The House has given final passage to tougher requirements for new teen drivers on a 55-12 vote, but not without plenty of concerns and personal anecdotes, reports S-R reporter Parker Howell. When several legislators expressed concern that new restrictions on unrelated passengers would hinder teens working on farms, Rep. Marv Hagedorn, R-Meridian, said he’s sensitive to rural folks, but there’s a reason the requirements won’t be a problem: “Everyone in Oakley and every other small town in southern Idaho is related by blood, adoption or marriage.” That’d make them exempt from the restrictions, he said.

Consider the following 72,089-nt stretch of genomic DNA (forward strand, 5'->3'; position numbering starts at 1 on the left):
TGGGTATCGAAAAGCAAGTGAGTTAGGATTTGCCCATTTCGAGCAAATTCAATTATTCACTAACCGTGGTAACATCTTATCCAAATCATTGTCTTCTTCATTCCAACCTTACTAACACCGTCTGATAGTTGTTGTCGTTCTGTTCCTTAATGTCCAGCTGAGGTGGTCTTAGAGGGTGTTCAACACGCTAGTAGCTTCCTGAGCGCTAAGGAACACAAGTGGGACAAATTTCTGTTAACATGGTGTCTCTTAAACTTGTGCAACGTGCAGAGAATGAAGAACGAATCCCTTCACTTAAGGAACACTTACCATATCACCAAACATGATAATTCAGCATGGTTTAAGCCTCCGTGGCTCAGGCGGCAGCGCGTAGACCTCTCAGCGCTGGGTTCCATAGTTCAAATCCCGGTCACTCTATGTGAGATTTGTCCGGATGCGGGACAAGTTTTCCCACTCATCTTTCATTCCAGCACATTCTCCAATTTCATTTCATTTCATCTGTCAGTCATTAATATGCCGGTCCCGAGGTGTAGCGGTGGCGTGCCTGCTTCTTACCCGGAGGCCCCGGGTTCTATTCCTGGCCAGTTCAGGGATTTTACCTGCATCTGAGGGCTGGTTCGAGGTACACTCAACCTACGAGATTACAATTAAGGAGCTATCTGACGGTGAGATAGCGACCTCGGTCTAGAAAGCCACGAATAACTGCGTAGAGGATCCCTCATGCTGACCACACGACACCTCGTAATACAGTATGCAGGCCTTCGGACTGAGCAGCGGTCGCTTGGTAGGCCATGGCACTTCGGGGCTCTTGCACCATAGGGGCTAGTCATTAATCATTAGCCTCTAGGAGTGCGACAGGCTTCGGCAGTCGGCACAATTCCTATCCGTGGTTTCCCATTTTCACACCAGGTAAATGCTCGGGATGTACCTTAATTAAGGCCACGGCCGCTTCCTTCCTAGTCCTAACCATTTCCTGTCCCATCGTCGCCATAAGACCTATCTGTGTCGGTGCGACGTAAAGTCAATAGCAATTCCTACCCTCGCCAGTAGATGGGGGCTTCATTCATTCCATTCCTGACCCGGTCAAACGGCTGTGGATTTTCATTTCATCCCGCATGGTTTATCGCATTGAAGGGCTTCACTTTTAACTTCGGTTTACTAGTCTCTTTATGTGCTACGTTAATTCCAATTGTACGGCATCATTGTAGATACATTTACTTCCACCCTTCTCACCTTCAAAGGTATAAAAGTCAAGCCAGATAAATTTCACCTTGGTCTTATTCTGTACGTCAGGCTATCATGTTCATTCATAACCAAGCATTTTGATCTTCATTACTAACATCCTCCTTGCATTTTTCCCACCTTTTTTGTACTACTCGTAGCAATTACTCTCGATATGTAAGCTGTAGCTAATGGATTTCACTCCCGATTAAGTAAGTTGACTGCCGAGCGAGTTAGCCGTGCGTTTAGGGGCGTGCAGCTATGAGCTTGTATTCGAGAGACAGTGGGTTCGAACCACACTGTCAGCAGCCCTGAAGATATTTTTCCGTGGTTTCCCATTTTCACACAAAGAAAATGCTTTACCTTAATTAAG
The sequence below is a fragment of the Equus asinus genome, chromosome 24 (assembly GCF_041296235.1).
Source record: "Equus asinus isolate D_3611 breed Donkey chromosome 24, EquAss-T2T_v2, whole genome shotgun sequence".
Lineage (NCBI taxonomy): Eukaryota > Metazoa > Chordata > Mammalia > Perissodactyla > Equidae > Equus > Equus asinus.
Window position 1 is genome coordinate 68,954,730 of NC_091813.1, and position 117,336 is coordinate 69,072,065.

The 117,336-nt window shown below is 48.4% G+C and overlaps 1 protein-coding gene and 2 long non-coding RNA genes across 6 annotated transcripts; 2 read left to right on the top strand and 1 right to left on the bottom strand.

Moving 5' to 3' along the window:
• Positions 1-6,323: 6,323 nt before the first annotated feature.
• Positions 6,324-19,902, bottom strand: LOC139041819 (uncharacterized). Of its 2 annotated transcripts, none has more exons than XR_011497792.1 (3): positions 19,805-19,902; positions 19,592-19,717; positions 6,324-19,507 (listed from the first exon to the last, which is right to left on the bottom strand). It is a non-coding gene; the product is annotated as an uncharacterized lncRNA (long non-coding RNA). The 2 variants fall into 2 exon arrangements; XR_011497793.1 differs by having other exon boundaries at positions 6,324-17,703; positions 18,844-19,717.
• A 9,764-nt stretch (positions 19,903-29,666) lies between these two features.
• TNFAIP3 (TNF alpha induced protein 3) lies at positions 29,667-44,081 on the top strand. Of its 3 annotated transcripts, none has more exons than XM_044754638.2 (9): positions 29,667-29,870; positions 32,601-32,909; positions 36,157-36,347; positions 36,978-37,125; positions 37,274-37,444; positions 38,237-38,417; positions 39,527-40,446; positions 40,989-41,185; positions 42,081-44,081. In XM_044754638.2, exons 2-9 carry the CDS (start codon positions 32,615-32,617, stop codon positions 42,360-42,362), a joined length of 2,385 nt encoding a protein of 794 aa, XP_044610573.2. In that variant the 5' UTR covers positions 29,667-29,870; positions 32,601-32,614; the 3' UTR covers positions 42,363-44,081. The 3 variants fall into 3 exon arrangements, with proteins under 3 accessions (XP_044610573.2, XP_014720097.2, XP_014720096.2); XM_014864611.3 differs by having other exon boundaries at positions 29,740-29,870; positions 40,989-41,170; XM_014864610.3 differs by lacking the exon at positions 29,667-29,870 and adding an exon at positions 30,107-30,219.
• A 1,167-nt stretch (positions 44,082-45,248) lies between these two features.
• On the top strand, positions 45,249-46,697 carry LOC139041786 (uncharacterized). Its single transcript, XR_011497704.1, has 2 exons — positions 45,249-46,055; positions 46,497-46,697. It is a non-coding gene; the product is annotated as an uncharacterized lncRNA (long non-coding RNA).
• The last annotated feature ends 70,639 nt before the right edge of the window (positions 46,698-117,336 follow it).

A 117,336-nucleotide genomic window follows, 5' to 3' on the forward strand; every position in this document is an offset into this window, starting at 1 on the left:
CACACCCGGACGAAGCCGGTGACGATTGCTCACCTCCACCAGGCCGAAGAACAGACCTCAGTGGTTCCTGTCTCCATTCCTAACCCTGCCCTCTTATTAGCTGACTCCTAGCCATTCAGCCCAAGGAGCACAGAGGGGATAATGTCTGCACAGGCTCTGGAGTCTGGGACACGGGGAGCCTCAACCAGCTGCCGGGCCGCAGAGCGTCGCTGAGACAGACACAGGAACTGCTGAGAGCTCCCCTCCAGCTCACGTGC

Rep. Raúl R. Labrador, R-Eagle, declared a conflict of interest. “My son and all of his friends are all taking driver’s ed, and they have been all lobbying me against this bill,” he said. Coeur d’Alene GOP Rep. Marge Chadderdon said her granddaughter just completed driver’s training and passed along a special request from her instructor: to vote in favor of the bill. House Minority Leader Wendy Jaquet, D-Ketchum, also supported the bill, saying one of her sons crashed and the other got a ticket soon after earning their licenses.
Betsy Z. Russell covers Idaho news from The Spokesman-Review's bureau in Boise.
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